There was a sizable hole in the back of my favorite nursing top, that I never remembered was there until I’d put it on, left the house, and my daughter started playing with it when I picked her up from school. Did I mention that we stopped nursing when my daughter was 3, but that I still only wore those same ruched nursing tops that I bought while pregnant? I had repaired the seam in my “dressy” palazzo pants about 3 times; one time, with a completely different colored thread. How desperate and delusional was I? My primarily gray and black wardrobe included about 4 different shades of black. Not a good look. Not a good feel.
Four years ago, I had pretty hard and fast rules about organizing and decluttering my closet. The tops are in one section, pants in another, jeans in another, and workout clothes in another- yes, I have a sweat gear section. Within each section, the clothing are arranged by color (darkest to lightest), then by weight. Every item is on the same kind of hanger, and of course, every hung garment faces the same way. Every spring and fall, I’d take inventory of the seasonally appropriate clothing and assess whether or not I had worn it in the two previous years. If the answer was “no”, it had to go. I always sent them to good homes, and never had any regrets, even if the clothes had tags on them.
One day last month, I noticed that my closet was a hodgepodge of pre-pregnancy favorites and pregnancy/ nursing/ tot mom frump that should never be worn by anyone ever again. I had gotten to the point where- for real this time- I had nothing to wear. Nothing was appropriate, nothing was special, nothing was cute, new, or kind. I was holding on to clothing that represented a body I’d never have again or one that I did not want anymore. It was quite the conundrum. I knew that it was time for a closet cleanse. I usually follow a basic Clean – Declutter – Sort – Replenish routine. This detox required a bit more intention and accountability. These steps worked for me. Hopefully, they will work for you as well.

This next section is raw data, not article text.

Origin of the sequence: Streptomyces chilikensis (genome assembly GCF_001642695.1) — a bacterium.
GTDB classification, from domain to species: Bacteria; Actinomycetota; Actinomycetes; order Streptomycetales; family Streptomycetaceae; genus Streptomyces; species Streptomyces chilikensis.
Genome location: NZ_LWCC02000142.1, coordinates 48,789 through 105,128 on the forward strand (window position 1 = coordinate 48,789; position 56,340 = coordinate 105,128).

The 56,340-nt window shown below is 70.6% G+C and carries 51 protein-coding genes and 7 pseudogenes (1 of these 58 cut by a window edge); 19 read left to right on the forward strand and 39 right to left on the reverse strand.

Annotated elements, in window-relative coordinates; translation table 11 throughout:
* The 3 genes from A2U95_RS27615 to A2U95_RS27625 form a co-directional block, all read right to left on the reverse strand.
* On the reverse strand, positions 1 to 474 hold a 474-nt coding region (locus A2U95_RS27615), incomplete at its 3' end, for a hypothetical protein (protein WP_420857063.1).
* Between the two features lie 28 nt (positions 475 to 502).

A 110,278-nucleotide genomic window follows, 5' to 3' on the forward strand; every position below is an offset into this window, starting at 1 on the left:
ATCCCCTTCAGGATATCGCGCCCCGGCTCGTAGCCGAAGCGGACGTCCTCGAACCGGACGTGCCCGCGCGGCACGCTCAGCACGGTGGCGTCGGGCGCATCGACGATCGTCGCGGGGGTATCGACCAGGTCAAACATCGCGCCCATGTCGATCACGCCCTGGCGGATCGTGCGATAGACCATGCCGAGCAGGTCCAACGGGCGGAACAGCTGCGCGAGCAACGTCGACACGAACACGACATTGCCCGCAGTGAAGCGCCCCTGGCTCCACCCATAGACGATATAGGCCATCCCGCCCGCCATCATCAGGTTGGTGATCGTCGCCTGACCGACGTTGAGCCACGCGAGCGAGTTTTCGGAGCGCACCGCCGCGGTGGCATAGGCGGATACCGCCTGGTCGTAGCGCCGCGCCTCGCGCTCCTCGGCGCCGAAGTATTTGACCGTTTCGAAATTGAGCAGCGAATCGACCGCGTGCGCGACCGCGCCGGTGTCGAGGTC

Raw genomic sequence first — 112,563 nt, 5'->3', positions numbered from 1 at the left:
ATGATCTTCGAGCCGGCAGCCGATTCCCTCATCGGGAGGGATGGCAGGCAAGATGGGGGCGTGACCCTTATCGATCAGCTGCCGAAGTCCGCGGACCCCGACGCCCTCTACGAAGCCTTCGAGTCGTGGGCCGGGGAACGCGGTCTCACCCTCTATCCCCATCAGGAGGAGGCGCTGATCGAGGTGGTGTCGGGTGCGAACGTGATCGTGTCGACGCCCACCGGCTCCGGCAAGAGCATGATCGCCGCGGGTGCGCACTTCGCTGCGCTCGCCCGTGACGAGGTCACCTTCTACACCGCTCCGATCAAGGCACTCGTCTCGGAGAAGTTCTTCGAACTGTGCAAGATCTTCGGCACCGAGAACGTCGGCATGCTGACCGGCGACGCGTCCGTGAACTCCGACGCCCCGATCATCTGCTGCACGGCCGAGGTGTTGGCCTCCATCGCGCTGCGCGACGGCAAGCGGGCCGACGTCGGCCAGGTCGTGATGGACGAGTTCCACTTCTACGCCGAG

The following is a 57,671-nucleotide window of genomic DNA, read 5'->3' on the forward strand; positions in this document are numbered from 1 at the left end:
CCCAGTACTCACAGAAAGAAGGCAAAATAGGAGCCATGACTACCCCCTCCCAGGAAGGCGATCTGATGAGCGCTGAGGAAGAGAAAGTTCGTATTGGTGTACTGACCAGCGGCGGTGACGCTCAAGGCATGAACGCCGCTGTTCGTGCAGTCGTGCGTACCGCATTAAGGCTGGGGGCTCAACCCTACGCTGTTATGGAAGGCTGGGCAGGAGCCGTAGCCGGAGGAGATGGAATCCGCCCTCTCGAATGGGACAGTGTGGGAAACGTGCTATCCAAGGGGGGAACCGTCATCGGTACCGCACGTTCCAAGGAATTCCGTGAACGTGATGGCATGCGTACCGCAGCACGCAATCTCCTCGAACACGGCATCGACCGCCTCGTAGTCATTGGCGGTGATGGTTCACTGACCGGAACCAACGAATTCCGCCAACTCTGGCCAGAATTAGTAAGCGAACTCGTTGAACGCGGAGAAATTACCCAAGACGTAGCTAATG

Imagine Your Style
Coming from single and childless in tank tops and tight jeans to married mom with wider hips and a deeper cleavage, I seriously did not even know where to begin to dressing this new body and mind. Before I removed a single item from my closet, I watched style shows, perused magazines, and stalked my diva friends on social media. I envisioned a style for myself that was comfortable, versatile, mature, layered, and machine washable- with the occasional bling. These qualities are important to me as a mother, entrepreneur, and sweat junkie. Find the personal style that works best for you. If you could design your uniform for life, what would it look like? That’s your personal style.
Make The Time
This task is time consuming. Plan ahead. I would suggest allocating a full day, or maybe even a weekend to complete the detox. Anything that you can do to keep distractions- including and especially your kiddos- at bay will be helpful. If you begin, then have to stop the ordeal, you may never get finished, and run the risk of stewing in a toxic, disorganized mess.
Sort Your Items
If your closet is not already sorted into like items, do this now. Separate by type of garment, then color. From there, you can determine how retentive you will be with the additional details like season, weight, length, and material.
Empty The Vessel
This cleansing process is essential to the detox. Completely remove all of your items from the closet, in order to clean and gently disinfect the space. Be sure to avoid chemical cleansers that can damage the air or your clothing. Opt for a natural, maybe even homemade disinfectant. Depending on the space of your closet, you may need to do this in sections.
Purge and Prioritize
As you remove items from your closet, be prepared to place them into one of three piles: